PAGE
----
Hiring expert Alexandra Slater, country manager UK at Dice, explains how you can plan your recruitment strategy ahead of Brexit.
If there’s one thing we can be certain of, it’s that Brexit will have an impact on the ability of UK companies to employ European tech professionals – what’s still unclear is what exactly that impact will be. Commentators agree that our government has the responsibility to negotiate a favourable deal that will facilitate the continued free movement of workers from abroad and allow those already here to stay, in order to address the skills gap that is a particular problem for the UK tech industry at present.
How might Brexit affect the UK tech workforce?
Deloitte conducted a post-Brexit vote survey among foreign workers both within and outside of the UK, finding that 21% of those based abroad now see the UK as a less attractive place to work, while 47% of highly skilled EU citizens already working here are considering leaving within the next five years. Another study found that applications for tech jobs from overseas workers have fallen by around 50%.
Another problem is that there are many job roles and areas where the existing British workforce simply doesn’t have the necessary skills. If you’re a UK-based tech employer, the obvious solution to this is to bring in the right people from abroad, but with Brexit looming around the corner, that could soon become a lot harder. Perhaps we’ll get a favourable Brexit deal and find that there was nothing to worry about all along.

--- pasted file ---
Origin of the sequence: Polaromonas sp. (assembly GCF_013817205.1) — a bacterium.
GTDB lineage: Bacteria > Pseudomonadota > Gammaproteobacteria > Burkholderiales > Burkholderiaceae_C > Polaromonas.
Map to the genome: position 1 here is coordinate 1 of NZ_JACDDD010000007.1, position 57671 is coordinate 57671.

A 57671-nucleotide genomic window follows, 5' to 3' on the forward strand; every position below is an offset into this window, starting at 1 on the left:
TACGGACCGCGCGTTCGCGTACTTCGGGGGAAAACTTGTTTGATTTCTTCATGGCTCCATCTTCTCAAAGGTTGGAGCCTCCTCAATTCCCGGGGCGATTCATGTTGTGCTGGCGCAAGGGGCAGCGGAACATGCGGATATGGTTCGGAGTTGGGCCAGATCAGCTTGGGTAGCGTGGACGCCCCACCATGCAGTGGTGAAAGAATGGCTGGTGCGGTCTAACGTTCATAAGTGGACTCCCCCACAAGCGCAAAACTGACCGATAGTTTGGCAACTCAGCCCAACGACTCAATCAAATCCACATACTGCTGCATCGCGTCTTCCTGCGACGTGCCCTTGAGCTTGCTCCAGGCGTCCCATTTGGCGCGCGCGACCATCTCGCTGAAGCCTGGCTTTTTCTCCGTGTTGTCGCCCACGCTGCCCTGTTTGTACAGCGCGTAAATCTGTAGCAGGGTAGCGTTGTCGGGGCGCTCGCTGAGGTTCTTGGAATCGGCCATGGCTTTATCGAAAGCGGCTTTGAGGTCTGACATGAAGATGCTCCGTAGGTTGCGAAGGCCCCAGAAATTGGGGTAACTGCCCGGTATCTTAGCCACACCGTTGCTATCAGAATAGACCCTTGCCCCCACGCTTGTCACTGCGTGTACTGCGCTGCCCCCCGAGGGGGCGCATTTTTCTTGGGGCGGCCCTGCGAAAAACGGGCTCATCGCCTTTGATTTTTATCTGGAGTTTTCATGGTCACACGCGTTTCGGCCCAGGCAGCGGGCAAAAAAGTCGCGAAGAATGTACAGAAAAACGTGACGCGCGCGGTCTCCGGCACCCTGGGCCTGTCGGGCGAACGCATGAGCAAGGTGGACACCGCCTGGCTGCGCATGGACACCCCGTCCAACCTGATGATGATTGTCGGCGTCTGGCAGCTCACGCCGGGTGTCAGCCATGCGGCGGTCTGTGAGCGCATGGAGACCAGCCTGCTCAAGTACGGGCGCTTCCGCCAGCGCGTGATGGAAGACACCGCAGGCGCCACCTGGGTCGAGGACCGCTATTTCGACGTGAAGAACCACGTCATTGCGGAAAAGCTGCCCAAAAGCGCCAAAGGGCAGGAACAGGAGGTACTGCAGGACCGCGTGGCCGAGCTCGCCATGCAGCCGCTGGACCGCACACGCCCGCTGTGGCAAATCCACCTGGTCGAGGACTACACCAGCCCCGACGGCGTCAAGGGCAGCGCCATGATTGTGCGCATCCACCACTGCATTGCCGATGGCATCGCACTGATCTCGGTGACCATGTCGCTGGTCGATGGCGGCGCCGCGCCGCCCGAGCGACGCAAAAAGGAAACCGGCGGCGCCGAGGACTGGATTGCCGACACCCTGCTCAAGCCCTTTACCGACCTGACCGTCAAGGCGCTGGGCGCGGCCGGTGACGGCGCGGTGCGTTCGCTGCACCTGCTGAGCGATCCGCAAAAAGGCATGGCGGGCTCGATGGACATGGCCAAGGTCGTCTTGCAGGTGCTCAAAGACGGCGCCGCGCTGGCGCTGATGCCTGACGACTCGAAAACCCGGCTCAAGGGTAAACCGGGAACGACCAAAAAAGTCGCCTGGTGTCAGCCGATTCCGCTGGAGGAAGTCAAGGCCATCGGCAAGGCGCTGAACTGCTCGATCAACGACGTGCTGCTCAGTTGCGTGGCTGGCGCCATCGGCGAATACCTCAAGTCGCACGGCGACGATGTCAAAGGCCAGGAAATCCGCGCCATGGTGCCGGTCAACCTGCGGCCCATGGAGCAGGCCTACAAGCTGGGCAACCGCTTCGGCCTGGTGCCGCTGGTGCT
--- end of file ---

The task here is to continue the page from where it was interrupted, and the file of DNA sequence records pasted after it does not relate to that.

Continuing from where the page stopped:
There’s no way of determining how Brexit will affect the UK job market. The uncertainty of the situation makes it very hard for employers to make decisions with confidence; especially among tech companies, who are already suffering from a skills shortage.
With all this uncertainty, how can you prepare during this potentially volatile ‘in-between stage’ while the details of Brexit are being hammered out, and come out on top?
Payoneer agrees to acquire payment orchestration platform Optile
Play the waiting game, or act now?
Because we’re dealing with so many unknowns, it could be argued that the most sensible strategy is to hold off on any big plans and wait to see what happens before making any decisions. On the other hand, this could turn out to be a bad idea because you might get left behind if your competitors take action and end up getting rewarded. For example, the best strategy might be to hire the people you’re expecting to need now while you can still benefit from the EU’s free movement, to get around any potential difficulties attracting or recruiting European talent caused by Brexit.
Consider working with remote staff
This might not work for every company, but if you don’t need the whole of your workforce to be based at your UK headquarters, hiring staff who can work from their own offices in other locations could be a great solution. This could also be a cheaper alternative to paying employees to work in the UK because your overheads will be lower and, depending where they’re based, their salary expectations may not be as demanding. Things to keep in mind if you’re going down this route include making sure that the people you hire are well suited to working from home, finding ways to ensure that they’re fulfilling their targets and maintaining a personal relationship with them to keep them happy, on point and aligned with your goals.